Noisy Nights is a humorous picture book title featuring lots of farm favourites, and noises which youngsters will enjoy echoing. The solution, too, will bring smiles, with its play on the old idea of counting sheep to get to sleep.
The illustrations, using water colour with pencil outlines are also filled with gentle humour.
Lots of fun.
Noisy Nights, by Fleur McDonald & Annie White
New Frontier, 2016
Think you know how to write the alphabet?
We’ll teach you how to DRAW it.
Parents/teachers, if you grew up in the 1980s, you might remember the joy of lettering books, which helped to make school projects and assignments a tad more presentable, even if you weren’t artistic. The Super Lettering Book brings back that joy for a new generation.
With themed alphabets including travel (Going Places), Educational (Cool for School), Food (Snack Time) and more, as wel as tips for using the alphabets as springboard to extra creativity, there is plenty here for the least artistic to trace/copy and the more creative to use as a springboard to their own ideas. There are also templates for common words such as ‘awesome’ and ‘selfie’.
Lots of fun, The Super Lettering Book will appeal to primary aged kids.
The Super Lettering Book
Hardie Grant Egmont, 2016
But if I got a dollar
every time you called me ‘bear’,
I tell you what – and no mistake –
I’d be a MILLIONAIRE.
Koala has had enough. Ever since European explorers first visited Australia, he has been called a bear. And he’s sick of it. If those first explorers ahd done their research, they’d have known that koalas, like kangaroos and wombats, are marsupials.
Don’t Call Me Bear! is a humorous rhyming picture book about Koala’s frustration. There is a gently educational element, but really the focus is on humour, especially with the other marsupials concluding the book by telling Koala that he looks like a bear.
From the creator of books such as Pig the Pug and Piranhas Don’t Eat Bananas, will be similarly enjoyed.
Don’t Call Me Bear!, by Aaron Blabey
Maybe it would be soft like his mother’s fur.
He waited with his legs curled high.
Maybe it would be firm like his father’s hug.
he waited with his head tucked low.
Maybe it would be sweet like fresh woodland grass.
Little Bear waited and waited…nothing happened.
Little Bear was awake.
It is time for Little Bear’s first big witer sleep. His moother and father fall asleep quickly, but Little Bear is wide awake. What will the big sleep feel like? And what will happen if he can’t get to sleep? He tries all kinds of positions, but it is only when he snuggles in close to his parents that sleep finally finds him.
Little Bear’s First Sleep is a gentle picture book story about – of course – bears, and sleep, but also about navigating rites of passage towards independence. With his parents asleep, Little Bear must solve his dilemma for himself, but it is with the knowledge that his aprents are close that he finally does so.
The illustrations, using soft colours in watercolour and gouache, are just beautiful, and teamed with the gentle text make this a lovely bedtime story.
Little Bear’s First Sleep, by Lesely Gibbes & Lisa Stewart
Scholastic Australia, 2016
As the sunset spreads it gow
Little brolga’s dancing slow.
The outback hums with twilight sounds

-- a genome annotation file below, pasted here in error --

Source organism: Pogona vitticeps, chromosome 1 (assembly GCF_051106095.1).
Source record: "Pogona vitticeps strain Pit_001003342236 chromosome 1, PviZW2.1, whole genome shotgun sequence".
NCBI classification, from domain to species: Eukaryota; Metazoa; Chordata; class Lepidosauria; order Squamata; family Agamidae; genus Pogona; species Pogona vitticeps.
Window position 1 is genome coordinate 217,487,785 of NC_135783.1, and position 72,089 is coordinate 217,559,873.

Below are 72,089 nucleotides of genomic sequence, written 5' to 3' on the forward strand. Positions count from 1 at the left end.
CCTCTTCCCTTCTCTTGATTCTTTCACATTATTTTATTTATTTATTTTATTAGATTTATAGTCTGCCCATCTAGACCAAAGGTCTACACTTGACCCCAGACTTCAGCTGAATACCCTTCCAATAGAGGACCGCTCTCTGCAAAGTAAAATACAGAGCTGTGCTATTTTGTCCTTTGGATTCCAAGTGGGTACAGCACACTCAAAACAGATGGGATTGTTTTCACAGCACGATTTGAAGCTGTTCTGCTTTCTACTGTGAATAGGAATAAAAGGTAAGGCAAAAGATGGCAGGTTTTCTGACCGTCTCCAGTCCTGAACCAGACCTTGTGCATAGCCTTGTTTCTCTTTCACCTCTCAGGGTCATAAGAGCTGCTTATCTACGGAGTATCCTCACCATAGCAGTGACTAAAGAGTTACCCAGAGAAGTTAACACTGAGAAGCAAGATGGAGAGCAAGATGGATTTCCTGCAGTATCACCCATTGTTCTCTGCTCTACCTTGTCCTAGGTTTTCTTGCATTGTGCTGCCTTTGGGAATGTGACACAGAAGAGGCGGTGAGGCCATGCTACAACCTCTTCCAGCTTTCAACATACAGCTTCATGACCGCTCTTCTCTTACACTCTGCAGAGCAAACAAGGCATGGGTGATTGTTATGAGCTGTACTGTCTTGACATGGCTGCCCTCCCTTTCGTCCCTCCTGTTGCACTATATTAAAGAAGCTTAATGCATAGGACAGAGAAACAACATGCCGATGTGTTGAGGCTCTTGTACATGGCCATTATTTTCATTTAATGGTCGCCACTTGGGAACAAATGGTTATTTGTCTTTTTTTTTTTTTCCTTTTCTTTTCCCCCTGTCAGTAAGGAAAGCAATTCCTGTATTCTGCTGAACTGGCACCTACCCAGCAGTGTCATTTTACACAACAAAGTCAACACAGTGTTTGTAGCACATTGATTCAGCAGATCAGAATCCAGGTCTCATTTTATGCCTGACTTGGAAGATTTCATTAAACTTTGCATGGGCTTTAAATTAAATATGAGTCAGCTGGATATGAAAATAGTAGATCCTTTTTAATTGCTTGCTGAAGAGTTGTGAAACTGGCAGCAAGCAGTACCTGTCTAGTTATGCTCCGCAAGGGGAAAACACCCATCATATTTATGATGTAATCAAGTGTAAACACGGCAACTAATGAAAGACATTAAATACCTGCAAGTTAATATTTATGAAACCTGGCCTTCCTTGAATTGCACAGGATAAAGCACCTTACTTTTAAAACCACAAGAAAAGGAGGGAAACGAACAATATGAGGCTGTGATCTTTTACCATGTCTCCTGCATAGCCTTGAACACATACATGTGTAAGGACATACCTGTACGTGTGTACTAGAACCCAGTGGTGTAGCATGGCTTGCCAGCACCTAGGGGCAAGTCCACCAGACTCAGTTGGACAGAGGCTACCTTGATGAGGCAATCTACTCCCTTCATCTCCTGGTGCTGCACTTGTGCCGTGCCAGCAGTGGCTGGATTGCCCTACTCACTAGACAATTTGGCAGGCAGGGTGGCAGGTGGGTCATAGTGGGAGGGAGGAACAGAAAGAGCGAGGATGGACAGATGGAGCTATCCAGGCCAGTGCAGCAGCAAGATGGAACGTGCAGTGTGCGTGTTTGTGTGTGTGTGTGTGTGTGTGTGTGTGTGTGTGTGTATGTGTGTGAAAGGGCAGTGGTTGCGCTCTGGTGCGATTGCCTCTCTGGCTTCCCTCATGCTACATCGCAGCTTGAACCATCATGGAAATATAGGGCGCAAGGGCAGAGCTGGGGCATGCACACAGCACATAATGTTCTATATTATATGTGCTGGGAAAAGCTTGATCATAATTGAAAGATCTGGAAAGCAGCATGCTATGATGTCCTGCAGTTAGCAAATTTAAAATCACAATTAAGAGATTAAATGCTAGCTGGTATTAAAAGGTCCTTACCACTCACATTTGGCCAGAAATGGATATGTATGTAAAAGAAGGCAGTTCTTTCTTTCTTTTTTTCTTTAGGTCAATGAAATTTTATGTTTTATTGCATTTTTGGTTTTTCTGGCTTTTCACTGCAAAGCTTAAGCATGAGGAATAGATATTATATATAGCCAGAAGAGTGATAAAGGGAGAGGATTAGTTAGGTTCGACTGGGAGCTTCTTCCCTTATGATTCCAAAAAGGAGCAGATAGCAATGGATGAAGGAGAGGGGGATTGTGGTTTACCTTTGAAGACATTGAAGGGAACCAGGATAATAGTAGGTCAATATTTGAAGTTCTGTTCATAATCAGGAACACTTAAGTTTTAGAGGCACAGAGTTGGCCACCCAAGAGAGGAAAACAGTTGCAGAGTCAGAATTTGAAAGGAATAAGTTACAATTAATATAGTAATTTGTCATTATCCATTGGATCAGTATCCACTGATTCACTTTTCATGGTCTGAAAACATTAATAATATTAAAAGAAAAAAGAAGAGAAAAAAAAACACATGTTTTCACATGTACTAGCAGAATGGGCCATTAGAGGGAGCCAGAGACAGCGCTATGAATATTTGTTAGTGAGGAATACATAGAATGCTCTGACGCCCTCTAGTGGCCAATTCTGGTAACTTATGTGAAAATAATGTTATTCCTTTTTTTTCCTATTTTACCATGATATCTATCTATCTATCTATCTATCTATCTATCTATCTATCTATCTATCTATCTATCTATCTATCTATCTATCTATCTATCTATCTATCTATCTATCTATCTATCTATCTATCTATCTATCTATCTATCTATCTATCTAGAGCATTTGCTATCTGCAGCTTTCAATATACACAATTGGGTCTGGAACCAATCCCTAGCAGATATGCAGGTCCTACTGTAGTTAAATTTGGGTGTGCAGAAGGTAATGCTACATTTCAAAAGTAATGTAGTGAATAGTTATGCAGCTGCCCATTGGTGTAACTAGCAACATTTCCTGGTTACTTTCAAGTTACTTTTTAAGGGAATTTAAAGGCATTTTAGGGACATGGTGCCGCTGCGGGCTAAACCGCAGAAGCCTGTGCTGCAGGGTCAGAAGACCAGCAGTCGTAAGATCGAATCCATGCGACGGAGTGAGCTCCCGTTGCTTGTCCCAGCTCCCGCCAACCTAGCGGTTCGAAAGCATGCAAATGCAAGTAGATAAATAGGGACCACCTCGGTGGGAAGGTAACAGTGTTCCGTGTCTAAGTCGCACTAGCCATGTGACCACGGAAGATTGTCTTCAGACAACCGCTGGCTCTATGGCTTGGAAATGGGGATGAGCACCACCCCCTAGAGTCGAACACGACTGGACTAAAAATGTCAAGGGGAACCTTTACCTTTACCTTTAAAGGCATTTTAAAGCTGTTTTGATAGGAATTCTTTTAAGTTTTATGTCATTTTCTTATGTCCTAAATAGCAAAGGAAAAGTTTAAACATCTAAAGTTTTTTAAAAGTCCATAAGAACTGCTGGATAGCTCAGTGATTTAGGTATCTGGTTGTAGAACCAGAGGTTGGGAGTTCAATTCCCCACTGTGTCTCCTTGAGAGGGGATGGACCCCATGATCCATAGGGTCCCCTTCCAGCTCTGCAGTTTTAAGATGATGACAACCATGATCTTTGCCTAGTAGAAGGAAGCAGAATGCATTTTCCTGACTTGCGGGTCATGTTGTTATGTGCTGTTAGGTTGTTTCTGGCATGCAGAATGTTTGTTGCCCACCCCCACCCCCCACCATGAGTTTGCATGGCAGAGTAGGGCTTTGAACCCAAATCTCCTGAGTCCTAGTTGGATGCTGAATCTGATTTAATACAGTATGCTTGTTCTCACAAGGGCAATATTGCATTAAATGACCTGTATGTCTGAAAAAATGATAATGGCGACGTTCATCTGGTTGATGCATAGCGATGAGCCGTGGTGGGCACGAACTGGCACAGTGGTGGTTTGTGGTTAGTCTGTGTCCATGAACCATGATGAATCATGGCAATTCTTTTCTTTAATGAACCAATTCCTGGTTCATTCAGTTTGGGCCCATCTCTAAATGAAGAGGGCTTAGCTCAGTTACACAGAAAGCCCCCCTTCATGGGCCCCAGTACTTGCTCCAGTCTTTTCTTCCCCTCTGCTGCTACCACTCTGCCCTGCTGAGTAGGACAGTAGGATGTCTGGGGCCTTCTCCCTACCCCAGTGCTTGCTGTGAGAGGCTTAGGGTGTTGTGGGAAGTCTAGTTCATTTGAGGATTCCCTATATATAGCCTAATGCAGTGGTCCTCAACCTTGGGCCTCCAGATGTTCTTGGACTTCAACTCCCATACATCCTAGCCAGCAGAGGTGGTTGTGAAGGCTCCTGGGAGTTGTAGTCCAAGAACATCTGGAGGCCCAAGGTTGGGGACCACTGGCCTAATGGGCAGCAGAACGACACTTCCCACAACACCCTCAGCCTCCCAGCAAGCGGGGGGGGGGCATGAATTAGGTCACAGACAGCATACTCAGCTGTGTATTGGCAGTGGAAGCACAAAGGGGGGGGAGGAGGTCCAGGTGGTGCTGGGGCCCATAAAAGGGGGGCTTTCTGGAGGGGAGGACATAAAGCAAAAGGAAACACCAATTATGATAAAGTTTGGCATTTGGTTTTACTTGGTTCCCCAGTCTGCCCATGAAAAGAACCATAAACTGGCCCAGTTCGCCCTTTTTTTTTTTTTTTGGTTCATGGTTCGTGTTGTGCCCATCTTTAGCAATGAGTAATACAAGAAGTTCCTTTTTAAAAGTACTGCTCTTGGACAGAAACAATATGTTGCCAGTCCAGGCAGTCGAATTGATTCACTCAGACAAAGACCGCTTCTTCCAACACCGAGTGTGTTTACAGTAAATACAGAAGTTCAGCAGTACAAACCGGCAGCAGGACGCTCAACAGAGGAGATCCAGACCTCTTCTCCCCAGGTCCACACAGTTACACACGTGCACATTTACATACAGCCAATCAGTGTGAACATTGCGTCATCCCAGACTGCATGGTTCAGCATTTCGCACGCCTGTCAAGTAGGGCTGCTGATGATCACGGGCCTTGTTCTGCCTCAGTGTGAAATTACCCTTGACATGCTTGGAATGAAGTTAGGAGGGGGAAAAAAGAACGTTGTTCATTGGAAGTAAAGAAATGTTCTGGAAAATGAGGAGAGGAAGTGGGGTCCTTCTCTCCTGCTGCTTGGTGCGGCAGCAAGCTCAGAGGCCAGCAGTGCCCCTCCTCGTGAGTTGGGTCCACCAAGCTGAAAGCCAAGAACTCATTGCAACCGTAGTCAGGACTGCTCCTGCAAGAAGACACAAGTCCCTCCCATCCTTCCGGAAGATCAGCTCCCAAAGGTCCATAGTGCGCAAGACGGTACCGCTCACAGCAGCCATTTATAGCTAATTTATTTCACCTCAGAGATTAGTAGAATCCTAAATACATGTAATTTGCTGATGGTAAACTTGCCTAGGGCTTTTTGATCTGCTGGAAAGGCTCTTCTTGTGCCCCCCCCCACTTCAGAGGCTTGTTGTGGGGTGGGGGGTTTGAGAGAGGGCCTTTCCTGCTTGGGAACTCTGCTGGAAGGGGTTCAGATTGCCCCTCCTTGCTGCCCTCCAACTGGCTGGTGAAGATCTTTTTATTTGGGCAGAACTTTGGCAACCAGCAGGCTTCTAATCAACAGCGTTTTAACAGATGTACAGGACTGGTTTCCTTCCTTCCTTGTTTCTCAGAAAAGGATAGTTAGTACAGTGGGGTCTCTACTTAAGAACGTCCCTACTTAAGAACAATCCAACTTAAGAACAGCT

Numbat dreams of termite mounds.
As the sun goes down, desert babies get ready to sleep – quolls cuddled up in dens, frilled-neck lixards hidden in mulga trees and emu chicks snuggled with their father in their nest.
In gentle rhyming text, youngsters are taken through the outback as desert critters prepare for sleep before being invited to close their eyes to dream of outback lullabies
Perfect for bedtime, Outback Lullaby is the third lullaby title from the team of Odgers and Stewart and is perfect for babies and toddlers.
Outback Lullaby, by Sally ODgers & Lisa Stewart
If you want to participate in your community and be heard, you will need to speak out in some way. While this is important for all members of the community, to date, the approximately one-half of the population identified as female has been significantly often less heard than the half that is identified as male.
With less than a quarter of media presenters being female, and men outnumbering women in parliaments worldwide by three to one, women’s voices are not being heard on an equal basis. To dismiss this as women not being interested is simplistic and inaccurate. In other domains, too, women are either underrepresented, or not catered for. In audiences, in education, in sport broadcasts, in managerial positions, the list is almost endless. And from childhood, girls are presented with gendered roles which suggest that cuteness and submissiveness are more desirable in a girl than ‘masculine’ traits such as independence and strength.
Speaking Out: A 21st-Century Handbook for Women and Girls aims to help women and girls to be heard – on the stage, online, and in day to day life. From demonstrating how it is that women are both underrepresented and actively discouraged from changing this, to giving practical advice on how to speak in a variety of forums, how to research and write content and how to deal with criticism, this book is a valuable tool for women of all ages and should be essential reading in secondary schools.
Tara Moss is an author, feminist and advocate for women with mover 20 years experience in the public eye. Her words are both practical and passionate, with examples and accessible explanations.
A handbook for every woman.
Speaking Out: A 21st-Century Handbook for Women and Girls, by Tara Moss
Harper Collins, 2016